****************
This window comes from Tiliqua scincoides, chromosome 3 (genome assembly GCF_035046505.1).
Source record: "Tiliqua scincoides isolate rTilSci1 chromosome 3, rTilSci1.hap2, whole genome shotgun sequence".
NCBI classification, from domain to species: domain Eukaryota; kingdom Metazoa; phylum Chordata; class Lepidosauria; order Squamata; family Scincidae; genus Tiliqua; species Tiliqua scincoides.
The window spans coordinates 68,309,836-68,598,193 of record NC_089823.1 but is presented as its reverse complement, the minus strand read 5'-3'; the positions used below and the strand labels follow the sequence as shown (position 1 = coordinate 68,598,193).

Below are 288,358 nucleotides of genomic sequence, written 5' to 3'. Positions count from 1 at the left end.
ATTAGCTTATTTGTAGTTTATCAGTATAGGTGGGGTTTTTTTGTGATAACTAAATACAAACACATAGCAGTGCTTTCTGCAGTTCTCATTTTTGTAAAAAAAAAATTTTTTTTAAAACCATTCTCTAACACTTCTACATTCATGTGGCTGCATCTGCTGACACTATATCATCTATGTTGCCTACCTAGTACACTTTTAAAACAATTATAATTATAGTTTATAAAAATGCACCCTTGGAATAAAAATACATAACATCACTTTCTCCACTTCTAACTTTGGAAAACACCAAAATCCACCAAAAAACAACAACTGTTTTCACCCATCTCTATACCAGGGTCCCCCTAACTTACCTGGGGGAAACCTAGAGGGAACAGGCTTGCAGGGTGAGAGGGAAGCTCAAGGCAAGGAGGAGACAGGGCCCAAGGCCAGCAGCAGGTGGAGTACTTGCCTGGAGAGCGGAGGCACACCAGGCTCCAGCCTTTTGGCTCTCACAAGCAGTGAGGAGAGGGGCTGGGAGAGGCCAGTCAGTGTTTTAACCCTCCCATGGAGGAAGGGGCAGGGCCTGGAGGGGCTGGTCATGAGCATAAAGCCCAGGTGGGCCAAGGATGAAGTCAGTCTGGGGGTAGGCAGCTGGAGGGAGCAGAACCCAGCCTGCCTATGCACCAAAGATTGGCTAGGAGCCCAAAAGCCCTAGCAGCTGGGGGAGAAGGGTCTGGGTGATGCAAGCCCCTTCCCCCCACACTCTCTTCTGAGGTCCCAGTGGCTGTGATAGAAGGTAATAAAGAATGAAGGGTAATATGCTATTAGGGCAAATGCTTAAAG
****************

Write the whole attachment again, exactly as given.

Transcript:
This window comes from Tiliqua scincoides, chromosome 3 (genome assembly GCF_035046505.1).
Source record: "Tiliqua scincoides isolate rTilSci1 chromosome 3, rTilSci1.hap2, whole genome shotgun sequence".
NCBI classification, from domain to species: domain Eukaryota; kingdom Metazoa; phylum Chordata; class Lepidosauria; order Squamata; family Scincidae; genus Tiliqua; species Tiliqua scincoides.
The window spans coordinates 68,309,836-68,598,193 of record NC_089823.1 but is presented as its reverse complement, the minus strand read 5'-3'; the positions used below and the strand labels follow the sequence as shown (position 1 = coordinate 68,598,193).

Below are 288,358 nucleotides of genomic sequence, written 5' to 3'. Positions count from 1 at the left end.
ATTAGCTTATTTGTAGTTTATCAGTATAGGTGGGGTTTTTTTGTGATAACTAAATACAAACACATAGCAGTGCTTTCTGCAGTTCTCATTTTTGTAAAAAAAAAATTTTTTTTAAAACCATTCTCTAACACTTCTACATTCATGTGGCTGCATCTGCTGACACTATATCATCTATGTTGCCTACCTAGTACACTTTTAAAACAATTATAATTATAGTTTATAAAAATGCACCCTTGGAATAAAAATACATAACATCACTTTCTCCACTTCTAACTTTGGAAAACACCAAAATCCACCAAAAAACAACAACTGTTTTCACCCATCTCTATACCAGGGTCCCCCTAACTTACCTGGGGGAAACCTAGAGGGAACAGGCTTGCAGGGTGAGAGGGAAGCTCAAGGCAAGGAGGAGACAGGGCCCAAGGCCAGCAGCAGGTGGAGTACTTGCCTGGAGAGCGGAGGCACACCAGGCTCCAGCCTTTTGGCTCTCACAAGCAGTGAGGAGAGGGGCTGGGAGAGGCCAGTCAGTGTTTTAACCCTCCCATGGAGGAAGGGGCAGGGCCTGGAGGGGCTGGTCATGAGCATAAAGCCCAGGTGGGCCAAGGATGAAGTCAGTCTGGGGGTAGGCAGCTGGAGGGAGCAGAACCCAGCCTGCCTATGCACCAAAGATTGGCTAGGAGCCCAAAAGCCCTAGCAGCTGGGGGAGAAGGGTCTGGGTGATGCAAGCCCCTTCCCCCCACACTCTCTTCTGAGGTCCCAGTGGCTGTGATAGAAGGTAATAAAGAATGAAGGGTAATATGCTATTAGGGCAAATGCTTAAAG